It appears that CMS ultimately yielded to some of the most influential stakeholders who were among the 4,200 Interim Final Rule commenters, including the American Medical Association, the American Psychiatric Association, the American Hospital Association, and the National Association of Psychiatric Health Systems. These provider groups not only lobbied against the Interim Final Rule, but the latter two organizations also challenged the "one-hour rule" in federal court and attempted to block its implementation (8). In addition, the Joint Commission followed CMS's lead and revised its standards in May 2007 to align with the Final Rule's modified one-hour rule.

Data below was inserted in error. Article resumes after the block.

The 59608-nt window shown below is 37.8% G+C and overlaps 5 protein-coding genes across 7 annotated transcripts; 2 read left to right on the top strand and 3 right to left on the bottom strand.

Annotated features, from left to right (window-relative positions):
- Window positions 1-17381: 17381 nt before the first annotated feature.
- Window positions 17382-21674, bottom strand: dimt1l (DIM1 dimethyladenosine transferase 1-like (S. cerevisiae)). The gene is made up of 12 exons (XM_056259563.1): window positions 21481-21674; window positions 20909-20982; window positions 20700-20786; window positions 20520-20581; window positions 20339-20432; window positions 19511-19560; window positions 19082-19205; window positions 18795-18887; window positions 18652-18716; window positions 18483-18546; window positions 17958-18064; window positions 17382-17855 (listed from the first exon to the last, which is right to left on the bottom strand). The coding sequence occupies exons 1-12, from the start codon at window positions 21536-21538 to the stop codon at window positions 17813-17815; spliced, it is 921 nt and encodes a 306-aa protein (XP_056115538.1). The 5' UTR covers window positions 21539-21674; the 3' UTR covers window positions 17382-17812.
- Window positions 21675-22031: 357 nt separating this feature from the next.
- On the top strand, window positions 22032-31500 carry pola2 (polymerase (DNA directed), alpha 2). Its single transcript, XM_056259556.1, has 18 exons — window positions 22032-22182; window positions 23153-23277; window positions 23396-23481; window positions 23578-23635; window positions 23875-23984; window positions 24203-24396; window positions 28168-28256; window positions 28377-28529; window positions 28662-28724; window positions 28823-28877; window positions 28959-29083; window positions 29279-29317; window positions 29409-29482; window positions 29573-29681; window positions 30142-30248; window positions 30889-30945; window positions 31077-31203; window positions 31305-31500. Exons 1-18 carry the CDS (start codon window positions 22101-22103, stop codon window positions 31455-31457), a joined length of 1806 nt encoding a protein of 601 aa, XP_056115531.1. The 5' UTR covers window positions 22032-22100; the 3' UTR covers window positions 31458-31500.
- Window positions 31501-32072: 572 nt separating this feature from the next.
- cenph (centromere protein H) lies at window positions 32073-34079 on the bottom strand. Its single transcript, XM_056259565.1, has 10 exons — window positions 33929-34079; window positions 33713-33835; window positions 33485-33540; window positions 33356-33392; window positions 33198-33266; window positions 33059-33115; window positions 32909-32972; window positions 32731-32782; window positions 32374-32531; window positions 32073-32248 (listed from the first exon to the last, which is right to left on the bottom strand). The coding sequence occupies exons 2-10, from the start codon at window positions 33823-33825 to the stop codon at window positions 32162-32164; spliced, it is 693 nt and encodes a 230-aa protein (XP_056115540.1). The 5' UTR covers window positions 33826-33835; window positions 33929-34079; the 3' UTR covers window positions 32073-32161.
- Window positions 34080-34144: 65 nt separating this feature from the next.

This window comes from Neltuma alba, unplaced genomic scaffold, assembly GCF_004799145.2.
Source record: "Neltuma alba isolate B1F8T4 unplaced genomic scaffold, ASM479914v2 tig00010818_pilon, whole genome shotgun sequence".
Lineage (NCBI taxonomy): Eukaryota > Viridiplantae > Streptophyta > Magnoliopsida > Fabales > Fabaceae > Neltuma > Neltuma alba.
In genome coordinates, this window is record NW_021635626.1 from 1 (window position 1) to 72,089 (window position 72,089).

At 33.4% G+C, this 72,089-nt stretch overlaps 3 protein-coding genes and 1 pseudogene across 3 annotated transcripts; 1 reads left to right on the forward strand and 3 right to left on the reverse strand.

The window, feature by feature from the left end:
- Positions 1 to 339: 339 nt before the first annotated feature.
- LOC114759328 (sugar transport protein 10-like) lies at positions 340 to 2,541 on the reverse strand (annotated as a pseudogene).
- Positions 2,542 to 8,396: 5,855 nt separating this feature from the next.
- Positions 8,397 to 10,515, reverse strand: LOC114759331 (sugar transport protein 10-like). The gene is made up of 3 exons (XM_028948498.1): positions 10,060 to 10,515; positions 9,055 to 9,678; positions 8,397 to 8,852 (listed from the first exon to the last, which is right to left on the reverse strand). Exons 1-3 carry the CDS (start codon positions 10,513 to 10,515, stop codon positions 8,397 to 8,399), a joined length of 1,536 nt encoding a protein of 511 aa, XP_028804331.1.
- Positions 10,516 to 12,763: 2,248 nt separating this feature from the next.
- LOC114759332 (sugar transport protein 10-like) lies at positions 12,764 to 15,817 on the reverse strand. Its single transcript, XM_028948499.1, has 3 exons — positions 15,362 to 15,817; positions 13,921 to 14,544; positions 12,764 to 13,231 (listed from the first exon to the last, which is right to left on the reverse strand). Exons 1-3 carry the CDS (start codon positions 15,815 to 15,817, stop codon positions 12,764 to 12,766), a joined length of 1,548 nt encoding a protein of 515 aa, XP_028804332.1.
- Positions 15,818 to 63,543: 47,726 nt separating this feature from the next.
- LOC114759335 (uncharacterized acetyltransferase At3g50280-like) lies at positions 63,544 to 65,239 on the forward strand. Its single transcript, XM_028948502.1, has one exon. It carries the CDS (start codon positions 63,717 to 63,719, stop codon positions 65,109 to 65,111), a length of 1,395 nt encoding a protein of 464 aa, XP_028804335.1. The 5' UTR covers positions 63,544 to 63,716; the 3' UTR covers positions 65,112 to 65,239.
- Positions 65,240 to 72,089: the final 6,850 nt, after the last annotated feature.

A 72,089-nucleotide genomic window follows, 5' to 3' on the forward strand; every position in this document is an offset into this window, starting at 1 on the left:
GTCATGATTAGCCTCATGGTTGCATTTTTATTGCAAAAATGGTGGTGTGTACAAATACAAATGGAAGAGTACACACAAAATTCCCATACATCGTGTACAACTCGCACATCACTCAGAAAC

It is not clear why these agencies weakened the very regulations that they created and implemented several years ago. Regulatory backsliding impedes SAMHSA's national goal of eliminating seclusion and restraint and thwarts CMS's objective to reduce use of restraint and seclusion and their associated deaths. By lowering the critical physician oversight and assessment requirement, these standard-bearing organizations also heightened the risk to consumers by not having the greatest degree of medical oversight available at the earliest possible moment during declared emergent conditions while the most lethal practice in psychiatry is in use. Moreover, retreating on the one-hour rule compromises future efforts to change regulations at the local level by restoring certain past practices. Now, some state regulatory change efforts have stalled, and other states, such as Texas, are currently considering broadening the parameters related to licensed independent practitioners so that lesser-trained professionals will be allowed to perform assessments of consumers in restraint or seclusion (9).